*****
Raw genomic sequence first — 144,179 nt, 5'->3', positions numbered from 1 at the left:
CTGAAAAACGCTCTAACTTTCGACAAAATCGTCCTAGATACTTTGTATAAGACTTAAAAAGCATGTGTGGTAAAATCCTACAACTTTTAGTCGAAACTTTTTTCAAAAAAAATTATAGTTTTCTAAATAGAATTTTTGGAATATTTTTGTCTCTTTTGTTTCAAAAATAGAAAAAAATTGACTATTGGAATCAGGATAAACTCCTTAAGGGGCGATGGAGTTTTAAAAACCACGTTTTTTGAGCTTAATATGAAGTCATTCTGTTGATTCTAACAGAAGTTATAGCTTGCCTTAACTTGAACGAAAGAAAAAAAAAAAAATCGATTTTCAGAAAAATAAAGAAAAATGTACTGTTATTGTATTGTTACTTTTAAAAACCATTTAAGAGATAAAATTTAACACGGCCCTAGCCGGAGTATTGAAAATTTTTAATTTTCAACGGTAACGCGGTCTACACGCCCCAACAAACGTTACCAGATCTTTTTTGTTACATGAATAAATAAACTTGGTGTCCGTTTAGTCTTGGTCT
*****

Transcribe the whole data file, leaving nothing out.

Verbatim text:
Raw genomic sequence first — 144,179 nt, 5'->3', positions numbered from 1 at the left:
CTGAAAAACGCTCTAACTTTCGACAAAATCGTCCTAGATACTTTGTATAAGACTTAAAAAGCATGTGTGGTAAAATCCTACAACTTTTAGTCGAAACTTTTTTCAAAAAAAATTATAGTTTTCTAAATAGAATTTTTGGAATATTTTTGTCTCTTTTGTTTCAAAAATAGAAAAAAATTGACTATTGGAATCAGGATAAACTCCTTAAGGGGCGATGGAGTTTTAAAAACCACGTTTTTTGAGCTTAATATGAAGTCATTCTGTTGATTCTAACAGAAGTTATAGCTTGCCTTAACTTGAACGAAAGAAAAAAAAAAAAATCGATTTTCAGAAAAATAAAGAAAAATGTACTGTTATTGTATTGTTACTTTTAAAAACCATTTAAGAGATAAAATTTAACACGGCCCTAGCCGGAGTATTGAAAATTTTTAATTTTCAACGGTAACGCGGTCTACACGCCCCAACAAACGTTACCAGATCTTTTTTGTTACATGAATAAATAAACTTGGTGTCCGTTTAGTCTTGGTCT